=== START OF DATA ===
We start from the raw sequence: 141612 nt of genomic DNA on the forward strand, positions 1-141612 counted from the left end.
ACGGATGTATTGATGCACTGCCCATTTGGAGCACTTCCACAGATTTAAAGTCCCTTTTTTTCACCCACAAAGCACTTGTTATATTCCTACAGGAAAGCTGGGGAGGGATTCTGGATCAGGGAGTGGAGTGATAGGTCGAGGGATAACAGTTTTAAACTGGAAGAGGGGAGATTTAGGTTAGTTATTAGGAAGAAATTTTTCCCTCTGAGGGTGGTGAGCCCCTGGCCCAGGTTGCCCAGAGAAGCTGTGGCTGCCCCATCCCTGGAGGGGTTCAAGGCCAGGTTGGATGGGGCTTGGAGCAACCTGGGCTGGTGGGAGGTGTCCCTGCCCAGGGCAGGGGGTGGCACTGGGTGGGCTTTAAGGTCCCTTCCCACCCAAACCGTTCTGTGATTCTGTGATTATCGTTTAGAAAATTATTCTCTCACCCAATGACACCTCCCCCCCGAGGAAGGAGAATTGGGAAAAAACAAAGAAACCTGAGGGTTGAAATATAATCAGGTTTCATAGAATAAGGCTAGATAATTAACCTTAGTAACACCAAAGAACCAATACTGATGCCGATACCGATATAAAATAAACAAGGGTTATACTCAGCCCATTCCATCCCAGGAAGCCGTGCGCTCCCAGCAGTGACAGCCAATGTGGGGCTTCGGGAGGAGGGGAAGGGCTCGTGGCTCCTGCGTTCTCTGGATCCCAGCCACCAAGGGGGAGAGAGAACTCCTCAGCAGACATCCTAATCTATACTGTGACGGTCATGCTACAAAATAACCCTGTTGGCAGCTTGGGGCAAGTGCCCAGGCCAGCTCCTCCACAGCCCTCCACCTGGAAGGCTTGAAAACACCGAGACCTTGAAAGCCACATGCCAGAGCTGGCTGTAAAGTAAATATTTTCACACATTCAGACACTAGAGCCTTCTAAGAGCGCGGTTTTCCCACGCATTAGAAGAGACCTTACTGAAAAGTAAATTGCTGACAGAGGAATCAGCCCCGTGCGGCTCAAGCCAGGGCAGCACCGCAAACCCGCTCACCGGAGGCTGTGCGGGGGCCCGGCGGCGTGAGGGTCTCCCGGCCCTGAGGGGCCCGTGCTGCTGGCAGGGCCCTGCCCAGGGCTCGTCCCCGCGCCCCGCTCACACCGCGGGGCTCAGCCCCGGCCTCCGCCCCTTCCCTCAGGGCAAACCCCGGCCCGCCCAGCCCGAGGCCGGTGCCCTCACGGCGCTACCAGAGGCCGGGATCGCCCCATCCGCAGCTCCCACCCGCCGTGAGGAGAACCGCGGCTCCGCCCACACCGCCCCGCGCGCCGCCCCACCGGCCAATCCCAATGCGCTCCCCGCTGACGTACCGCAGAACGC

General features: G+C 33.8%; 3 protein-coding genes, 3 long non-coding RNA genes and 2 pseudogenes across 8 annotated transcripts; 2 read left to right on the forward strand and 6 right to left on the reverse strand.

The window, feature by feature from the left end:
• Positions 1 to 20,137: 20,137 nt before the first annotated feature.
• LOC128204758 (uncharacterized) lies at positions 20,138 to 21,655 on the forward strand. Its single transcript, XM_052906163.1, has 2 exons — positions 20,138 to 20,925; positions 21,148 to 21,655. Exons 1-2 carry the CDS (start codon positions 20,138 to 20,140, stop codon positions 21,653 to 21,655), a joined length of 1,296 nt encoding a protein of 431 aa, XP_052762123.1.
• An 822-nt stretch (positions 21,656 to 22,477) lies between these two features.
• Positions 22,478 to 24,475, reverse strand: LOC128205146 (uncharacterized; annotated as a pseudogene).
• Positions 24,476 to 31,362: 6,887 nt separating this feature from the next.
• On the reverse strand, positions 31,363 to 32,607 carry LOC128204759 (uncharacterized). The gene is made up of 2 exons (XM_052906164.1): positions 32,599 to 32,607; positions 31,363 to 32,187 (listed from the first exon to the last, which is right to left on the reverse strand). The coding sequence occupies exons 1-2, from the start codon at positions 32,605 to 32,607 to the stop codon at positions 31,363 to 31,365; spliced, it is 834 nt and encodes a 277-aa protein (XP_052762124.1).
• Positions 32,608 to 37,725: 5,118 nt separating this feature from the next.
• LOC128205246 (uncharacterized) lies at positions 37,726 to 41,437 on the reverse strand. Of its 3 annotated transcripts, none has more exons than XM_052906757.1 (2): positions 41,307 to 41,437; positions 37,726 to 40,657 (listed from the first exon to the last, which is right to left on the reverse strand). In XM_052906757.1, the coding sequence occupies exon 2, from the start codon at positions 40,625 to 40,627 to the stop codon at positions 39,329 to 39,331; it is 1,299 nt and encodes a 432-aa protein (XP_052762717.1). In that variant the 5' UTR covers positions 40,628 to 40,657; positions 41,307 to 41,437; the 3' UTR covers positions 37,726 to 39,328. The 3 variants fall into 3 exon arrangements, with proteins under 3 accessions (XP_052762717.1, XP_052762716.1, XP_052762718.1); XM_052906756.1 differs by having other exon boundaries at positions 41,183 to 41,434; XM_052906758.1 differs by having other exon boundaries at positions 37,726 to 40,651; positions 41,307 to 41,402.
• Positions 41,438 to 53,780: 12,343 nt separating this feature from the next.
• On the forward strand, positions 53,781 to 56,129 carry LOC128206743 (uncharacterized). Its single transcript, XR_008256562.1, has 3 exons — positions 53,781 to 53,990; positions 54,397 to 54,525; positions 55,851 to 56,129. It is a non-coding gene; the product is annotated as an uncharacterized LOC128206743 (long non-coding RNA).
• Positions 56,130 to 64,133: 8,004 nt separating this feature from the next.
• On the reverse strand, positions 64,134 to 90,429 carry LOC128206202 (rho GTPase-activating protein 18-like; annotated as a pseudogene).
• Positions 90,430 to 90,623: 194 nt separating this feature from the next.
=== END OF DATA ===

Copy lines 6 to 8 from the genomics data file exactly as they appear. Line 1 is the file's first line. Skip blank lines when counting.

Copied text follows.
• LOC128204758 (uncharacterized) lies at positions 20,138 to 21,655 on the forward strand. Its single transcript, XM_052906163.1, has 2 exons — positions 20,138 to 20,925; positions 21,148 to 21,655. Exons 1-2 carry the CDS (start codon positions 20,138 to 20,140, stop codon positions 21,653 to 21,655), a joined length of 1,296 nt encoding a protein of 431 aa, XP_052762123.1.
• An 822-nt stretch (positions 21,656 to 22,477) lies between these two features.
• Positions 22,478 to 24,475, reverse strand: LOC128205146 (uncharacterized; annotated as a pseudogene).